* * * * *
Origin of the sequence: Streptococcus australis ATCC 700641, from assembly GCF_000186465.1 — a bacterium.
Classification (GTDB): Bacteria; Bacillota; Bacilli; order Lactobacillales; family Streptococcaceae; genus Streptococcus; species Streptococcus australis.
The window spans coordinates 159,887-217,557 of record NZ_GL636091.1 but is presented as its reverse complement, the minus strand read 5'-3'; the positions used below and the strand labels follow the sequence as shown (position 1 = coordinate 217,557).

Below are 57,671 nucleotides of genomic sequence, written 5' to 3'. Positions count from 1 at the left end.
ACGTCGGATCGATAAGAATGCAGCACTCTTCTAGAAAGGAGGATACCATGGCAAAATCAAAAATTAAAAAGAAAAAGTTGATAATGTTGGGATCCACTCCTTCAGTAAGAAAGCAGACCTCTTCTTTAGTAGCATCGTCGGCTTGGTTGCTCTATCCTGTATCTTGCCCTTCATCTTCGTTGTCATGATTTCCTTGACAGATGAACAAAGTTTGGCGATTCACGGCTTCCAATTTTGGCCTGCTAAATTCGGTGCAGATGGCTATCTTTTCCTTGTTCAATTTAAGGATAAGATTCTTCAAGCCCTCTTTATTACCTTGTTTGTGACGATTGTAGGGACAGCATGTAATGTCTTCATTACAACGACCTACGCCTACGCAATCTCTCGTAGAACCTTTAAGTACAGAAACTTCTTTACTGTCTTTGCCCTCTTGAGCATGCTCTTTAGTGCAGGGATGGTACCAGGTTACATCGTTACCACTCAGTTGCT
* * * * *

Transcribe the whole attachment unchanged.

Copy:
Origin of the sequence: Streptococcus australis ATCC 700641, from assembly GCF_000186465.1 — a bacterium.
Classification (GTDB): Bacteria; Bacillota; Bacilli; order Lactobacillales; family Streptococcaceae; genus Streptococcus; species Streptococcus australis.
The window spans coordinates 159,887-217,557 of record NZ_GL636091.1 but is presented as its reverse complement, the minus strand read 5'-3'; the positions used below and the strand labels follow the sequence as shown (position 1 = coordinate 217,557).

Below are 57,671 nucleotides of genomic sequence, written 5' to 3'. Positions count from 1 at the left end.
ACGTCGGATCGATAAGAATGCAGCACTCTTCTAGAAAGGAGGATACCATGGCAAAATCAAAAATTAAAAAGAAAAAGTTGATAATGTTGGGATCCACTCCTTCAGTAAGAAAGCAGACCTCTTCTTTAGTAGCATCGTCGGCTTGGTTGCTCTATCCTGTATCTTGCCCTTCATCTTCGTTGTCATGATTTCCTTGACAGATGAACAAAGTTTGGCGATTCACGGCTTCCAATTTTGGCCTGCTAAATTCGGTGCAGATGGCTATCTTTTCCTTGTTCAATTTAAGGATAAGATTCTTCAAGCCCTCTTTATTACCTTGTTTGTGACGATTGTAGGGACAGCATGTAATGTCTTCATTACAACGACCTACGCCTACGCAATCTCTCGTAGAACCTTTAAGTACAGAAACTTCTTTACTGTCTTTGCCCTCTTGAGCATGCTCTTTAGTGCAGGGATGGTACCAGGTTACATCGTTACCACTCAGTTGCT